The benefit of ultrasound and MSAFP-Plus is their lack of risk to the pregnancy, while the drawback is that neither procedure is diagnostic. Women who wish to first modify their risk for a fetal chromosomal disorder (and spina bifida) may choose screening. In any case, prenatal testing, whether screening or diagnostic, is never mandatory. Careful consideration must always be given to what action might be taken after an abnormal result, and how reassuring a normal result might be.
A newborn with typical signs of Edwards syndrome can sometimes be diagnosed from a physical examination alone, especially by a physician who is familiar with the condition such as a geneticist or neonatologist. However, chromosome testing is the only method to confirm the diagnosis, and should always be performed if Edwards syndrome is suspected. Chromosome analysis helps to determine whether the underlying cause is full, mosaic, or partial trisomy 18, and may exclude other syndromes with similar signs and symptoms. Fetuses and newborns with Edwards syndrome sometimes die before chromosome analysis can be performed. In those cases, the diagnosis unfortunately cannot be confirmed, and an accurate cause and recurrence risk cannot be given.
Chromosome testing will detect full trisomy 18 with near 100% accuracy. Likewise, a translocation of chromosome 18 that produces signs of Edwards syndrome should be detected in virtually every case. Mosaic trisomy 18 presents more of a problem for chromosome analysis. The likelihood of confirming mosaic trisomy 18 depends on the percentage of trisomic cells in the particular tissue examined. Mosaicism, if present, can be confirmed by chromosome testing, and usually is. However, normal chromosome tests do not rule out the possibility of trisomic cells elsewhere in the body.
Treatment and management
Medical management of an infant with Edwards syndrome depends on the number and severity of anomalies present. In order to make the best-informed and most appropriate decisions for their child, parents must establish a close working relationship with the treating physicians.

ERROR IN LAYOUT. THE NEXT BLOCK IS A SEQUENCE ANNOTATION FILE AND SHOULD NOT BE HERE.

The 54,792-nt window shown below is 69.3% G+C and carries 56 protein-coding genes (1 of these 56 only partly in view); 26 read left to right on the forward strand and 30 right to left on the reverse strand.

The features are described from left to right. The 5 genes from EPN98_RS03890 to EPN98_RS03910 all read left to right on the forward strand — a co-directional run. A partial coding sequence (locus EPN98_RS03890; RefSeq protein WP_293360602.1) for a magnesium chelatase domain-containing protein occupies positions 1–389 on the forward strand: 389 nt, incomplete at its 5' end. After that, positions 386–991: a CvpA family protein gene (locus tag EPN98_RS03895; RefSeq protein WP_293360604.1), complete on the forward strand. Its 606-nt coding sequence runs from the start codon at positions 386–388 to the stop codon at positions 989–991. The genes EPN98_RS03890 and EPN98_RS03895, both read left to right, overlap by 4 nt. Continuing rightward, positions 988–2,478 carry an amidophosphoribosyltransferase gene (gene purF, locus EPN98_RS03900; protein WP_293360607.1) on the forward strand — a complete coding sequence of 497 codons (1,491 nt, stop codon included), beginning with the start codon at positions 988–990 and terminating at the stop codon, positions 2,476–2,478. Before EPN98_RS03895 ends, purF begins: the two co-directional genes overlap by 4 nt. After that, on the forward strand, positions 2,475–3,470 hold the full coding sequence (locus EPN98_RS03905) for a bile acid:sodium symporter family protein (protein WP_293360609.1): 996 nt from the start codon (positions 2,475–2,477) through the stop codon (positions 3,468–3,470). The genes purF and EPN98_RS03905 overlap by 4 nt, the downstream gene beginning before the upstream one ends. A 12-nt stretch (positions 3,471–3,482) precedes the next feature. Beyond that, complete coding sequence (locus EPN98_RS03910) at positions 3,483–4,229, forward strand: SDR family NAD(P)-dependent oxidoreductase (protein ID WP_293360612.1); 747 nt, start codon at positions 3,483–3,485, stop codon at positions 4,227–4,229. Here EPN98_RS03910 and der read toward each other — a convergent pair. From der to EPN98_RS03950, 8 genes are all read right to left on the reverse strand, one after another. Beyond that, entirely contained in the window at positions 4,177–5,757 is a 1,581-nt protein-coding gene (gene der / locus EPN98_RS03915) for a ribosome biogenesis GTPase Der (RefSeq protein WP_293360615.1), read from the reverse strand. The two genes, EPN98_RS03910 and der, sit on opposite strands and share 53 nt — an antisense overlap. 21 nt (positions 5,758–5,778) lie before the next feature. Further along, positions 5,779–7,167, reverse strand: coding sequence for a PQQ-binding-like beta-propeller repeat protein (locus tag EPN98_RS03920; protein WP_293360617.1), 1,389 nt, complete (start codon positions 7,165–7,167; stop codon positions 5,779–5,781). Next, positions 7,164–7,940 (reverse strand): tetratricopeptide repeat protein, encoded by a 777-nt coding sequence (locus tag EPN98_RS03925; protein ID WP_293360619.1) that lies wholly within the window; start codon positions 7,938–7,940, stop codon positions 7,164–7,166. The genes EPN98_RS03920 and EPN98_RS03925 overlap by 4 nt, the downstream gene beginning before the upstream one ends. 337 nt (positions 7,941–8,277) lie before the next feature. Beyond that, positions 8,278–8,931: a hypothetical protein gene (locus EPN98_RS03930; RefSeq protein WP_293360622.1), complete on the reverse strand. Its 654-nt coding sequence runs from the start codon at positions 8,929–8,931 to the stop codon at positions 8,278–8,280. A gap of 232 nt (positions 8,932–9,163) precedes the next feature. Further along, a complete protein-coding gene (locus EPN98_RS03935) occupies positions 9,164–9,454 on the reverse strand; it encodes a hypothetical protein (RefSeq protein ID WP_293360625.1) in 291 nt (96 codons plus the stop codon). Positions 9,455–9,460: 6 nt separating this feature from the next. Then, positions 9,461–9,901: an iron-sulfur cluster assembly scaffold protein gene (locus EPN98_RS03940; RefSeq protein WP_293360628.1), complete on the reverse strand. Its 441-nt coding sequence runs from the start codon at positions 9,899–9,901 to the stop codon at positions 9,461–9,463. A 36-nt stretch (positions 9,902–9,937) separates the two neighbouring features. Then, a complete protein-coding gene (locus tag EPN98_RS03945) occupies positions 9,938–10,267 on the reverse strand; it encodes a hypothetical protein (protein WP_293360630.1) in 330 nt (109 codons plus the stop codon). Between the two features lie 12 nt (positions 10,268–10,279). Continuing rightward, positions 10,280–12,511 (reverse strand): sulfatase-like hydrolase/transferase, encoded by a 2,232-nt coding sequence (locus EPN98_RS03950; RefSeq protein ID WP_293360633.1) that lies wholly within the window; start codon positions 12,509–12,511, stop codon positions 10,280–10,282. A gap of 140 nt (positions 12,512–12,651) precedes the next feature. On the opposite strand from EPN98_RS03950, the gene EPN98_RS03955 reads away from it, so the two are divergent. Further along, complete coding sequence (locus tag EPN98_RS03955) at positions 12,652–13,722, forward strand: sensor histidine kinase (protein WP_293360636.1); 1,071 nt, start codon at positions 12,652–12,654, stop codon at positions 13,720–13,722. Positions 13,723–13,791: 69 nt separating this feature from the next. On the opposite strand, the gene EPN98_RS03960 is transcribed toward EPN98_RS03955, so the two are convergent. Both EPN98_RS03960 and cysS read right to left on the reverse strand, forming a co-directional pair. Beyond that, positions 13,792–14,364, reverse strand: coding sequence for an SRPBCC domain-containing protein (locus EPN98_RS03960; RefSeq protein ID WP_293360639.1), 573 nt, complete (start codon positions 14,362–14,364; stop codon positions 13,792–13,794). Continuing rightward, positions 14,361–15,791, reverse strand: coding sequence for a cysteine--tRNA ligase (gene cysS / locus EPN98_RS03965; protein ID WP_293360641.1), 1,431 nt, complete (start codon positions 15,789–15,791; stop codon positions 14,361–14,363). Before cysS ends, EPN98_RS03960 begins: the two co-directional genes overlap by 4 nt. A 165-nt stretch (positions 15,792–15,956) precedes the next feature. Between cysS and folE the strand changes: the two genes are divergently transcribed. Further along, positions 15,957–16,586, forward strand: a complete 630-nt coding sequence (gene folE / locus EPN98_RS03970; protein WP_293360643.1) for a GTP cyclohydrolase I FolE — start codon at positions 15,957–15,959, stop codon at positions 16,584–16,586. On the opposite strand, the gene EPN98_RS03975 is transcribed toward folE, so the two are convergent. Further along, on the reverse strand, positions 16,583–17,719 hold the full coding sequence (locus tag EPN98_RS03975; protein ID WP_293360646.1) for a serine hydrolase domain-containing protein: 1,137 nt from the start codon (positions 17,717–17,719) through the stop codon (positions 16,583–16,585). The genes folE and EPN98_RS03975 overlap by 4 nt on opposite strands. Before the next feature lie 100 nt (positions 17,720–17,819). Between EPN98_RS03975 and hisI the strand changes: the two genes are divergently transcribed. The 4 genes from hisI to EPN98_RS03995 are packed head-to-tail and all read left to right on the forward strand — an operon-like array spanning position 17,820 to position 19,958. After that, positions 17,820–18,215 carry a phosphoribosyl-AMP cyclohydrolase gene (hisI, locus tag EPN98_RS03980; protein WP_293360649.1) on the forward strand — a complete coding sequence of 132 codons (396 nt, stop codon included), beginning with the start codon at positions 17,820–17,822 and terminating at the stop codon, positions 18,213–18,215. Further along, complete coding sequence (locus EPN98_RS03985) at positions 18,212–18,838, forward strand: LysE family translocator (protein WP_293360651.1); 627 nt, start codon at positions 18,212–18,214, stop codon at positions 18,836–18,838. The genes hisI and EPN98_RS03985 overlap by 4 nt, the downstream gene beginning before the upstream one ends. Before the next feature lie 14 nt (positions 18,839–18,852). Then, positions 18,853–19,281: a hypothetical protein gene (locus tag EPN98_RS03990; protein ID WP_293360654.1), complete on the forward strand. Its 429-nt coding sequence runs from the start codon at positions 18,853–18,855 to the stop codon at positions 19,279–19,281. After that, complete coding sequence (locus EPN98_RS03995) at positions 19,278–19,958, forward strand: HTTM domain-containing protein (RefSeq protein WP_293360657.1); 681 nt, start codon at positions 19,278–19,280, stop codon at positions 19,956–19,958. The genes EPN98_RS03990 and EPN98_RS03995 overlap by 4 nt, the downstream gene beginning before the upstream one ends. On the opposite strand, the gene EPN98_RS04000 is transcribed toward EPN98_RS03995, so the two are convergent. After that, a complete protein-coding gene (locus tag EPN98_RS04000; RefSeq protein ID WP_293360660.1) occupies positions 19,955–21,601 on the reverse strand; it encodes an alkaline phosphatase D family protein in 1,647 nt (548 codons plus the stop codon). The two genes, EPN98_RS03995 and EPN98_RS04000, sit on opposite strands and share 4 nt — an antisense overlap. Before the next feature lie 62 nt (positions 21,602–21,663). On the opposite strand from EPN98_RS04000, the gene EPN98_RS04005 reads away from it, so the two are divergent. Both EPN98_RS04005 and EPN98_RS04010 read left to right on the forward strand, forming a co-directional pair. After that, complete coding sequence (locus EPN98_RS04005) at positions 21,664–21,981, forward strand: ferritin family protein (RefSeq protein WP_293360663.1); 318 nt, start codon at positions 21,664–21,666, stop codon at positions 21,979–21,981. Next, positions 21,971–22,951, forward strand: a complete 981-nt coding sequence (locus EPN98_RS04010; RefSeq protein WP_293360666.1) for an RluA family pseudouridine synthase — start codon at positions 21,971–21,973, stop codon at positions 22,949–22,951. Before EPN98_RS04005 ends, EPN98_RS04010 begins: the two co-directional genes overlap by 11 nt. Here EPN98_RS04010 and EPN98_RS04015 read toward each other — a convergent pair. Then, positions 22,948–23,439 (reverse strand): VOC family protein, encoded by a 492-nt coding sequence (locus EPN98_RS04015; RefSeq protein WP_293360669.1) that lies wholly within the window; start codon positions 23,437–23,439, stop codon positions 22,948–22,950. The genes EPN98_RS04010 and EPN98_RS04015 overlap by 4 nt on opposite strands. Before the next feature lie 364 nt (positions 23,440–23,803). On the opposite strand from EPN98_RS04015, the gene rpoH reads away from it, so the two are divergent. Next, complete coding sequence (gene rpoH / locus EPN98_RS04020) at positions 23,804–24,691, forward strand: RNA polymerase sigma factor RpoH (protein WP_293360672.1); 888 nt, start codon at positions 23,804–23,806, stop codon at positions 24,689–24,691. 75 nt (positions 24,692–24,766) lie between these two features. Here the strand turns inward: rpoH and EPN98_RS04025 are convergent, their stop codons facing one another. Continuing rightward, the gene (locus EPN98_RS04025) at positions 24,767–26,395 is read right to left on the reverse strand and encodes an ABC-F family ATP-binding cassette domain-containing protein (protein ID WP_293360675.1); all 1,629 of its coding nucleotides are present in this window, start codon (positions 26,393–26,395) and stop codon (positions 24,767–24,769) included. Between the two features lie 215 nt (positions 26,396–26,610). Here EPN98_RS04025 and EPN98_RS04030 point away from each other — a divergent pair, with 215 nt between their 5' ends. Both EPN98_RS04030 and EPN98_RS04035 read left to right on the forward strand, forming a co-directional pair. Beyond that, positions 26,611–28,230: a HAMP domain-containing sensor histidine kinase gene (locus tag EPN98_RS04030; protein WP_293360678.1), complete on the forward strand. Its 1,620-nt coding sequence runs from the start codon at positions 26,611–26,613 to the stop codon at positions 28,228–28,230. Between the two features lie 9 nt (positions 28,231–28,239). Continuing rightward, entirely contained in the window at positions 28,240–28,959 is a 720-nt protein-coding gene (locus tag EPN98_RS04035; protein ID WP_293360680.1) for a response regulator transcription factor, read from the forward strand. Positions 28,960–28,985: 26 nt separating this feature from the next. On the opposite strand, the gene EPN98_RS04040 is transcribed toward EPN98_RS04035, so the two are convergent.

Regardless of the medical procedures that might be performed, most babies with Edwards syndrome will not survive. Nearly all will be transferred to the neonatal intensive care unit (NICU) after birth. In some cases, parents elect not to have any life-prolonging, heroic measures taken should their child experience cardiac or respiratory failure. They may also elect not to have certain types of surgery performed if other complicating medical problems make it unwise.
A more medically stable, less severely affected infant with Edwards syndrome will likely require various medical procedures and treatments. Surgical repair of certain physical anomalies, ventilator (breathing) support, medications, and/or placement of a feeding tube into the stomach are common. A baby may go home and remain there after some length of hospital stay, or may need to be readmitted one or more times. For those children that show some possibility of longer-term survival (more than six months), a plan for their medical care, both in the hospital and at home, must be established. Parents should also be informed of the various educational and support services available to them, including the Support Organization For Trisomy 18, 13, and Related Disorders (S.O.F.T.). Genetic counseling, to discuss the cause, prognosis, and recurrence risks for their child's type of trisomy 18, can be of great help to parents.
There is no way to prevent the occurrence of trisomy 18. The technology now exists to test multiple embryos conceived by in vitro fertilization for certain chromosome anomalies, but this is very expensive and is only performed at several centers in the world.
The prognosis for a baby born with trisomy 18 is poor. On average, about 40% of newborns with trisomy 18 survive the first week, 20% are alive at one month, 6% at six months, and about 5% live past their first birthday. Survival rates are somewhat higher for children with mosaic or partial trisomy 18. As is the case before birth, males with trisomy 18 have a higher mortality rate than females, with about one-third as many males as females surviving infancy.
The outlook for trisomy 18 is not likely to change much in the coming years. Surgery to repair various birth defects has improved dramatically over the years. However, most babies with trisomy 18 do not die from repairable anomalies. For those parents whose babies are expected to survive some length of time, connecting them with support groups and providing them with accurate information as soon as possible is important.
Baty, Bonnie J., Brent L. Blackburn, and John C. Carey. "Natural History of Trisomy 18 and Trisomy 13: I. Growth, Physical Assessment, Medical Histories, Survival, and Recurrence Risk." American Journal of Medical Genetics 49 (1994): 175-88.
Baty, Bonnie J., Brent L. Blackburn, and John C. Carey. "Natural History of Trisomy 18 and Trisomy 13: II. Psychomotor Development." American Journal of Medical Genetics 49 (1994): 189-94.
Matthews, Anne L. "Chromosomal Abnormalities: Trisomy 18, Trisomy 13, Deletions, and Microdeletions." Journal of Perinatal and Neonatal Nursing 13 (1999): 59-75.
National Society of Genetic Counselors. 233 Canterbury Dr., Wallingford, PA 19086-6617. (610) 872-1192. <http://www.nsgc.org/GeneticCounselingYou.asp>.
Support Organization for Trisomy 18, 13 and Related Disorders (SOFT). 2982 South Union St., Rochester, NY 14624. (800) 716-SOFT. <http://www.trisomy.org>.
Scott J. Polzin, MS, CGC